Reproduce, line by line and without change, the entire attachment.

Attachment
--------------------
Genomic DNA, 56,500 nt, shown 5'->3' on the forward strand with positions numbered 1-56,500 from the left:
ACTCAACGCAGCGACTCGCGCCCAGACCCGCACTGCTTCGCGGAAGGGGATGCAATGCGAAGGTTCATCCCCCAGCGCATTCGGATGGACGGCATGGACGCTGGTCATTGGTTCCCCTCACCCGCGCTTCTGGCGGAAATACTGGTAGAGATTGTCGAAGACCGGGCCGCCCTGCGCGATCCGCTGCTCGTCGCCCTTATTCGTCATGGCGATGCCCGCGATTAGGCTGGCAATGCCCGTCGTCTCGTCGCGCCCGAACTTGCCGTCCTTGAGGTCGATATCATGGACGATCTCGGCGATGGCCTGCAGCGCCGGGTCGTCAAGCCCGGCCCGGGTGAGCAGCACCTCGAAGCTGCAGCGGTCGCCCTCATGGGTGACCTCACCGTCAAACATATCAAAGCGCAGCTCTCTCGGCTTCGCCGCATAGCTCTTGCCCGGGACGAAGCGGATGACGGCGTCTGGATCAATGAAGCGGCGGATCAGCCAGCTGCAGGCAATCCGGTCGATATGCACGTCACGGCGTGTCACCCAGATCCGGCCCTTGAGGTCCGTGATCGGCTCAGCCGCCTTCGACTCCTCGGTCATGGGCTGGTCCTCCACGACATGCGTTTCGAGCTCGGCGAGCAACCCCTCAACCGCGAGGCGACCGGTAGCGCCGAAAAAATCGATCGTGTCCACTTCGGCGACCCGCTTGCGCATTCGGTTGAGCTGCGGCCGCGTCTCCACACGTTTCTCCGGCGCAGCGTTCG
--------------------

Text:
Genomic DNA, 56,500 nt, shown 5'->3' on the forward strand with positions numbered 1-56,500 from the left:
ACTCAACGCAGCGACTCGCGCCCAGACCCGCACTGCTTCGCGGAAGGGGATGCAATGCGAAGGTTCATCCCCCAGCGCATTCGGATGGACGGCATGGACGCTGGTCATTGGTTCCCCTCACCCGCGCTTCTGGCGGAAATACTGGTAGAGATTGTCGAAGACCGGGCCGCCCTGCGCGATCCGCTGCTCGTCGCCCTTATTCGTCATGGCGATGCCCGCGATTAGGCTGGCAATGCCCGTCGTCTCGTCGCGCCCGAACTTGCCGTCCTTGAGGTCGATATCATGGACGATCTCGGCGATGGCCTGCAGCGCCGGGTCGTCAAGCCCGGCCCGGGTGAGCAGCACCTCGAAGCTGCAGCGGTCGCCCTCATGGGTGACCTCACCGTCAAACATATCAAAGCGCAGCTCTCTCGGCTTCGCCGCATAGCTCTTGCCCGGGACGAAGCGGATGACGGCGTCTGGATCAATGAAGCGGCGGATCAGCCAGCTGCAGGCAATCCGGTCGATATGCACGTCACGGCGTGTCACCCAGATCCGGCCCTTGAGGTCCGTGATCGGCTCAGCCGCCTTCGACTCCTCGGTCATGGGCTGGTCCTCCACGACATGCGTTTCGAGCTCGGCGAGCAACCCCTCAACCGCGAGGCGACCGGTAGCGCCGAAAAAATCGATCGTGTCCACTTCGGCGACCCGCTTGCGCATTCGGTTGAGCTGCGGCCGCGTCTCCACACGTTTCTCCGGCGCAGCGTTCG